5 days in Toronto

In this blog I’m going to talk about what we’ve experienced and some things I’ve learned from being out here in Toronto.

We visited the Eaton centre which is a gigantic shopping mall with pretty much everything you can think of. It reminded me of New York City with the types of shops they have in there. It’s a must for shopping lovers.

A little tip for you foodies, a traditional dish out here is called Poutine which tastes so good. You can get it with all kinds of toppings. A must while your in Canada. Also try Canada Dry it’s better than 7’Up or Sprite, we’re hooked.

On one of the days we went to the Distillery District where they had the Toronto Christmas Market on, which was so cosy. If you visit around Christmas time definitely come here but don’t waste your money on a drink like we did, (we got a hot chocolate with Bailey’s that cost $9 and it was a small cup).

On route there, I noticed something, in Toronto you could be walking down a nice neighbourhood, then five minutes later you could find yourself in a rough one without even turning a corner.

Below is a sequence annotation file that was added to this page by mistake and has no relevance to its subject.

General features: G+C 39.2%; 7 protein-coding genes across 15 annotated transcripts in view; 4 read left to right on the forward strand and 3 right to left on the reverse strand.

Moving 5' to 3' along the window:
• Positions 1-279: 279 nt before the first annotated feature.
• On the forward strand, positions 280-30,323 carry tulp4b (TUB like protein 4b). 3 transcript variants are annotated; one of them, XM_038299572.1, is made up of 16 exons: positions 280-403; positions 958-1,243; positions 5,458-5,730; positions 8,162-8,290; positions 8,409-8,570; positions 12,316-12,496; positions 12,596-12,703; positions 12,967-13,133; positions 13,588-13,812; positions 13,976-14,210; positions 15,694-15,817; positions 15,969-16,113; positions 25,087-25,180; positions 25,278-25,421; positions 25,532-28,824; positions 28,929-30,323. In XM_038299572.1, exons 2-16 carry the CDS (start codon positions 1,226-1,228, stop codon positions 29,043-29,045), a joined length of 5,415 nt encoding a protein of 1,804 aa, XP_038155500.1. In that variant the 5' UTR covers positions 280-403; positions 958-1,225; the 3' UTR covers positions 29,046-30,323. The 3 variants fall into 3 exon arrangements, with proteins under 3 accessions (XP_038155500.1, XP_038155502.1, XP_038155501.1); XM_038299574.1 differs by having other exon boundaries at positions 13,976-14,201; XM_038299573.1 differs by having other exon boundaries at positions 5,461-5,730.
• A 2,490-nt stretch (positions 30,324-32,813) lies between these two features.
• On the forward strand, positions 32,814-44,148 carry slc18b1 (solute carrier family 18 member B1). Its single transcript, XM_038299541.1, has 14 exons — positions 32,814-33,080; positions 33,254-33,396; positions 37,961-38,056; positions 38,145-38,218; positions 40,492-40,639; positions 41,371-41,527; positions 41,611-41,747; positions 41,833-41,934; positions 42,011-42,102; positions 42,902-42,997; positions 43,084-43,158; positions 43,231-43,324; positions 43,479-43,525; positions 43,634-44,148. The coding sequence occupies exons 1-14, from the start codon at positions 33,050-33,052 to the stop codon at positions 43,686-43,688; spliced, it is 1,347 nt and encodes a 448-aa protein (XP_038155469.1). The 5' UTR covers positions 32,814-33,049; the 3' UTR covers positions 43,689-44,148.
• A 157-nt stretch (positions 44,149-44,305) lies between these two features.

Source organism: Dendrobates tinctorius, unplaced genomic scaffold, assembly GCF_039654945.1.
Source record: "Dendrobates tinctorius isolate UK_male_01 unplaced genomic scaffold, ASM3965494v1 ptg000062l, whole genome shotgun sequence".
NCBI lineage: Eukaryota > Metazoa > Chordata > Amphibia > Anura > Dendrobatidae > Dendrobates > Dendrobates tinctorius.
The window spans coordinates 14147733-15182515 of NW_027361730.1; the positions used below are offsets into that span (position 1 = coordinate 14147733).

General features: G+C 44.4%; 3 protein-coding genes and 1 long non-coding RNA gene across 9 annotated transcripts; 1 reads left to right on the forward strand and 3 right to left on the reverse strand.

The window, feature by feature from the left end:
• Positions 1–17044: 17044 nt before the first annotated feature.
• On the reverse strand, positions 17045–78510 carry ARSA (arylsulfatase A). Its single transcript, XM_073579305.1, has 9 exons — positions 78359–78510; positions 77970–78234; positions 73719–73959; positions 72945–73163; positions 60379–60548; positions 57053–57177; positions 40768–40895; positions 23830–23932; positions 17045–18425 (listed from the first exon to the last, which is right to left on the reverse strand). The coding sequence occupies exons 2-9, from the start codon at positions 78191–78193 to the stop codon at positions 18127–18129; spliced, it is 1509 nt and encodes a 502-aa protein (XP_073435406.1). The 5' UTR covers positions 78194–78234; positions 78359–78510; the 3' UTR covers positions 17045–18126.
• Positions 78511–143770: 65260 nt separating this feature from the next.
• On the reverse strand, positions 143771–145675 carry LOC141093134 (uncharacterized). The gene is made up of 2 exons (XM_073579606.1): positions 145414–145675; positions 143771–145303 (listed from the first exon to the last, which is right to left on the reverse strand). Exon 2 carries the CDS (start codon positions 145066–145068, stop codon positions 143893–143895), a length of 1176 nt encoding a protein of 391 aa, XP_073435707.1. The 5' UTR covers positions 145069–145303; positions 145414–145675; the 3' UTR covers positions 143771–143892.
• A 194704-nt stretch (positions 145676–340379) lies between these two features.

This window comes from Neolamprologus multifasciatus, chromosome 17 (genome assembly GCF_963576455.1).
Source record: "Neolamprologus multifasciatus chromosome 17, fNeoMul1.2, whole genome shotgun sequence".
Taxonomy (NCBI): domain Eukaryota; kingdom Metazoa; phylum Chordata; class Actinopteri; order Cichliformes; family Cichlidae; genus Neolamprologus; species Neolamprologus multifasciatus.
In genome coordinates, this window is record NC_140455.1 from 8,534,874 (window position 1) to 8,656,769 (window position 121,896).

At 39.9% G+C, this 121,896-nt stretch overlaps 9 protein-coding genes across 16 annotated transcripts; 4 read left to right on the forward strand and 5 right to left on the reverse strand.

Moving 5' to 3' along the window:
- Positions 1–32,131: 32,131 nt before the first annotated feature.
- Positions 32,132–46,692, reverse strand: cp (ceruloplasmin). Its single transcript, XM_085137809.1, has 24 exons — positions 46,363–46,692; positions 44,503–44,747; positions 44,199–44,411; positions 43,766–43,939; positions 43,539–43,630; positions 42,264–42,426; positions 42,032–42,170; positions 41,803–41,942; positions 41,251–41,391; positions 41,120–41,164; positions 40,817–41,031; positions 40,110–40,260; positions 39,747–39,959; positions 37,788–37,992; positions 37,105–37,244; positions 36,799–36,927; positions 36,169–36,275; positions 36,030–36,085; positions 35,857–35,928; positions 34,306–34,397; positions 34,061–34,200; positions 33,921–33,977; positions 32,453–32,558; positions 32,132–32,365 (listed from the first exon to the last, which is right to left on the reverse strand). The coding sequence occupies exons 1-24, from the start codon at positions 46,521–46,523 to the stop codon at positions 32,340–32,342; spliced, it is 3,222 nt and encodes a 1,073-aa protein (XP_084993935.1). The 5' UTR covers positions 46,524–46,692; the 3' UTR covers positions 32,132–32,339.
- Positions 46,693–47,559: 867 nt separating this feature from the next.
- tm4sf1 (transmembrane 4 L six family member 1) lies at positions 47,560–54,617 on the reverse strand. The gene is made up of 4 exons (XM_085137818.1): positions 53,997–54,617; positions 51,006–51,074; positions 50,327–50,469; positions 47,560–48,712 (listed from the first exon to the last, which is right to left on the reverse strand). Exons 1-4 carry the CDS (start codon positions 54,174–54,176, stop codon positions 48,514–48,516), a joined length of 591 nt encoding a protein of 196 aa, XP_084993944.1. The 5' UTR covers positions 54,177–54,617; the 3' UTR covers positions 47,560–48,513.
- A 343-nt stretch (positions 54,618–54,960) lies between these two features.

On another day we went to High Park which has the big maple leaf on the grass and it was beautiful. I learned that they have black squirrels in Canada (which are adorable by the way, and seem to like to pose for my camera) as well as the one’s I’m used to seeing in England. I’ve been to some beautiful parks in England but they never have warning signs up for coyotes and poison ivy so that was a first but don’t be scared off, there’s plenty of people around, just make sure you like dogs because you’ll see a lot of them there which reminds me, (poodles seem to be the dog of choice here). I definitely recommend going to High Park if your visiting Toronto as it gets you out of the city for a bit and into nature. Across the road from a section of the park is a sea front which is also lovely to take a stroll along.

We visited Nathan Phillips Square with the big Toronto sign, and it was so Christmasy this time of year with a big Christmas tree up and all of the lights. They have an ice rink in front of the sign which was packed, but we didn’t skate on it. While we were there we tried another traditional Canadian treat called Beavers Tail, (no it’s not an actual tail of a beaver) it’s a desert which again you can get with all kinds of toppings. It’s delicious and perfect on a cold winters night.